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Lowest crude finds in 70yrs signal supply shortage & price rises ahead

Lowest crude finds in 70yrs signal supply shortage & price rises ahead
The sharp decline in crude prices over the last two years has forced oil companies to cut exploration budgets to the bone. Last year's discovery of just 2.7 billion barrels is the smallest since 1947, according to UK-based consultancy Wood Mackenzie.

Only 736 million barrels of crude oil have been discovered this year through July, the report says. The volume has dropped 90 percent compared to 1960.

Analysts expect a further decline by the end of the year with concerns over the drillers’ ability to meet potential growing demand.

“There will definitely be a strong impact on oil and gas supply, and especially oil,” said Nils-Henrik Bjurstroem, a senior project manager at Norway’s consultant Rystad Energy as quoted by Bloomberg.

Spending on oil exploration globally has been cut to $40 billion this year against nearly $100 billion in 2014, with it projected to remain at a similar level through 2018, according to Andrew Latham, Wood Mackenzie’s vice president for global exploration.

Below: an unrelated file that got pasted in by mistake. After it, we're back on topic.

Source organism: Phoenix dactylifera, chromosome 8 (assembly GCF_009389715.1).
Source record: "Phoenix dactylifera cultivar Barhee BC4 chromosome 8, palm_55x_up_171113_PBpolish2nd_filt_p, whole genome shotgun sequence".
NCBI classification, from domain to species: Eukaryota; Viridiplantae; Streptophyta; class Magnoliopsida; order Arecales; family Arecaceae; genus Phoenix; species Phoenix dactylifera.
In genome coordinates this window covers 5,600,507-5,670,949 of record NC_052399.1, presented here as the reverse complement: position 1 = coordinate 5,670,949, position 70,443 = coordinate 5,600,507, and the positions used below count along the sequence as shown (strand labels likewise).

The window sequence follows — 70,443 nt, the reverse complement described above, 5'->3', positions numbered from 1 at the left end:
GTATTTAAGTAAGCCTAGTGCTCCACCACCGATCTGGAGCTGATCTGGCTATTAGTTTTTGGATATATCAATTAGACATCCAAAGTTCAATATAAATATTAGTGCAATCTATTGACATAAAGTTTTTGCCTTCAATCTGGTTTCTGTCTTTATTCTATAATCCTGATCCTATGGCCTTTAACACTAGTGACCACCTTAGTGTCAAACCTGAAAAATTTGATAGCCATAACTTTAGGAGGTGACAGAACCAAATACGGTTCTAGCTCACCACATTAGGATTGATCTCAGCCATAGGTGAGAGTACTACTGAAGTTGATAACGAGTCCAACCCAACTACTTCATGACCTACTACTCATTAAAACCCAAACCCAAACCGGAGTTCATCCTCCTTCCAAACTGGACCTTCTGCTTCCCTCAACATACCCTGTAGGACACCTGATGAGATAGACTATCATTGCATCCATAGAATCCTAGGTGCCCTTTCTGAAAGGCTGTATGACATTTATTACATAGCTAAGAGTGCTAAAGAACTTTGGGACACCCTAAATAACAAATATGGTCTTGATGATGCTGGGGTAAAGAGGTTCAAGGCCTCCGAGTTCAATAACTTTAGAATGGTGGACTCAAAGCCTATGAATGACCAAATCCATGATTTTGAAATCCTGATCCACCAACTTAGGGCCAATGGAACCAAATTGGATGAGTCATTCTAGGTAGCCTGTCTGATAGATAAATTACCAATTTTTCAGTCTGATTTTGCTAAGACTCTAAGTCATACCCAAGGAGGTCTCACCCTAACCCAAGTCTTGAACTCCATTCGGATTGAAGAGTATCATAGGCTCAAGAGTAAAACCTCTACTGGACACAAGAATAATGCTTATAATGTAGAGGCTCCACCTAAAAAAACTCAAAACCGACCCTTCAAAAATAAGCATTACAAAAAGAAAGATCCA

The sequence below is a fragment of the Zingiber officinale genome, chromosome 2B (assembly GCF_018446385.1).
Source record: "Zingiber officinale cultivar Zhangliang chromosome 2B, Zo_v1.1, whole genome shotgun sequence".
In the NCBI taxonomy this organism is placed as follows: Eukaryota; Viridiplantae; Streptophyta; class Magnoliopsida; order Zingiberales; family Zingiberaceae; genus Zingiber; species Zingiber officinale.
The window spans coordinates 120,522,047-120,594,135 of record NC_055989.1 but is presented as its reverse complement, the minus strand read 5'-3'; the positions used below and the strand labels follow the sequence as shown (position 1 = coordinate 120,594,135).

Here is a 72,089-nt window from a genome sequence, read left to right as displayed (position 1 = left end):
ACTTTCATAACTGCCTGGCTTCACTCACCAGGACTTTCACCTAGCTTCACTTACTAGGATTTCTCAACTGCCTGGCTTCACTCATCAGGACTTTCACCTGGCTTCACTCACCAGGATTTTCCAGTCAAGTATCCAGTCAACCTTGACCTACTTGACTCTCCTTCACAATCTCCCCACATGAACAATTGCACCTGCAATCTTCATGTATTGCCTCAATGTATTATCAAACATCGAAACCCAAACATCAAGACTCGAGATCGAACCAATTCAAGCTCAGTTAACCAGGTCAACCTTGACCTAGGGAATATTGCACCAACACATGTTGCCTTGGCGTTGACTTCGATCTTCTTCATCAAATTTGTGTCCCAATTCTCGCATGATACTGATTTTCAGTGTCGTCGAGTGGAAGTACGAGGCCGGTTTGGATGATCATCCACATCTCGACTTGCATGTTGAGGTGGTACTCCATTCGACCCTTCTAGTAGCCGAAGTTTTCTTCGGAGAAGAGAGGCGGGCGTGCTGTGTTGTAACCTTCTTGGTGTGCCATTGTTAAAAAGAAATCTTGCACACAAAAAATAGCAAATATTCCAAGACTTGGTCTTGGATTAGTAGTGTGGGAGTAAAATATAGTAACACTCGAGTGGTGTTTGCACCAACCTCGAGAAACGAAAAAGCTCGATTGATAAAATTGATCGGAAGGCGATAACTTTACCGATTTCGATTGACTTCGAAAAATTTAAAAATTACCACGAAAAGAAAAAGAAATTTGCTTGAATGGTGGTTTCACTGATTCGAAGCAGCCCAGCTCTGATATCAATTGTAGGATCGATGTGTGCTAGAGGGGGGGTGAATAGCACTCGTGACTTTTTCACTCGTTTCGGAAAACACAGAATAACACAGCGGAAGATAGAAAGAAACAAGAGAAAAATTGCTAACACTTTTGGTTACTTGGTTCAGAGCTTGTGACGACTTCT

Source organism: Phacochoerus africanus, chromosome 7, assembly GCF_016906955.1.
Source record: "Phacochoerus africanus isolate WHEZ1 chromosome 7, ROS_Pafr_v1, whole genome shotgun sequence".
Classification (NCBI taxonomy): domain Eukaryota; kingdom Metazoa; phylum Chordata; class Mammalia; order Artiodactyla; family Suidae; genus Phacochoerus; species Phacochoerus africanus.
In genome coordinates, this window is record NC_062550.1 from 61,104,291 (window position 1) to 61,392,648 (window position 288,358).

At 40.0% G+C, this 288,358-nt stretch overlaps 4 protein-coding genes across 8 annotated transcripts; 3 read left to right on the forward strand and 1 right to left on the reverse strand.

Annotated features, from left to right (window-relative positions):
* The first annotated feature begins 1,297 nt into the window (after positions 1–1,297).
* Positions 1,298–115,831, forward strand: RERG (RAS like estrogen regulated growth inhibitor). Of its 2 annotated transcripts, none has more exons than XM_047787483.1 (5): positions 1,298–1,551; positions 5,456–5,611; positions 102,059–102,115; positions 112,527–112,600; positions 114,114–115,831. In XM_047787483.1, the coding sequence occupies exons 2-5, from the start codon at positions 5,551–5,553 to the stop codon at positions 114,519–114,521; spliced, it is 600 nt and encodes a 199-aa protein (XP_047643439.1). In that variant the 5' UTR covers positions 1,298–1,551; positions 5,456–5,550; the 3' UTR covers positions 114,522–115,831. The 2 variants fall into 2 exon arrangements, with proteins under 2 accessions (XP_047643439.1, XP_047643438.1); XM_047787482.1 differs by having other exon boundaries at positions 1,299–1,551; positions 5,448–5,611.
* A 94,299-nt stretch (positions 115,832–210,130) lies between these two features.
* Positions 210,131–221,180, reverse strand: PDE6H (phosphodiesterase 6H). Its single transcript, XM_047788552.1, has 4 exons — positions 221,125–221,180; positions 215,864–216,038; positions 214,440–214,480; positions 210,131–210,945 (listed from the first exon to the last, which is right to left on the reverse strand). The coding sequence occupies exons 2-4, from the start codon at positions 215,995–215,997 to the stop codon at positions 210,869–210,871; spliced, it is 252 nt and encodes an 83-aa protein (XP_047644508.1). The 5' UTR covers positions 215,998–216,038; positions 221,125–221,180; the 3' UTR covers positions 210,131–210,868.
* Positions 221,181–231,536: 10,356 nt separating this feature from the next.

As a result of the cutback, only 209 wells have been drilled this month compared to 680 in 2015 and 1,167 in 2014, the consultancy says.

The exploration slowdown will definitely drag down production, and will inevitably have a “significant potential to push oil prices up,” according to Bjurstroem.

The report by Wood Mackenzie does not take into account the US shale production bloom that could partly make up for the losses from the global production decline.

In the meantime, the global demand for crude is expected to grow from 94.8 million barrels a day this year to over 105 million barrels in 2026, according to the US Energy Information Administration.

READ MORE: Oil output freeze self-destructive for OPEC – Goldman

Shale production is expected to almost double from 4.5 million barrels per day last year to 8.5 million by the mid-2020s, according to Wood Mackenzie.

Crude prices have fallen from $115 per barrel in 2014 to $27 per barrel this January. Since then, prices have rebounded to the current $45-$50.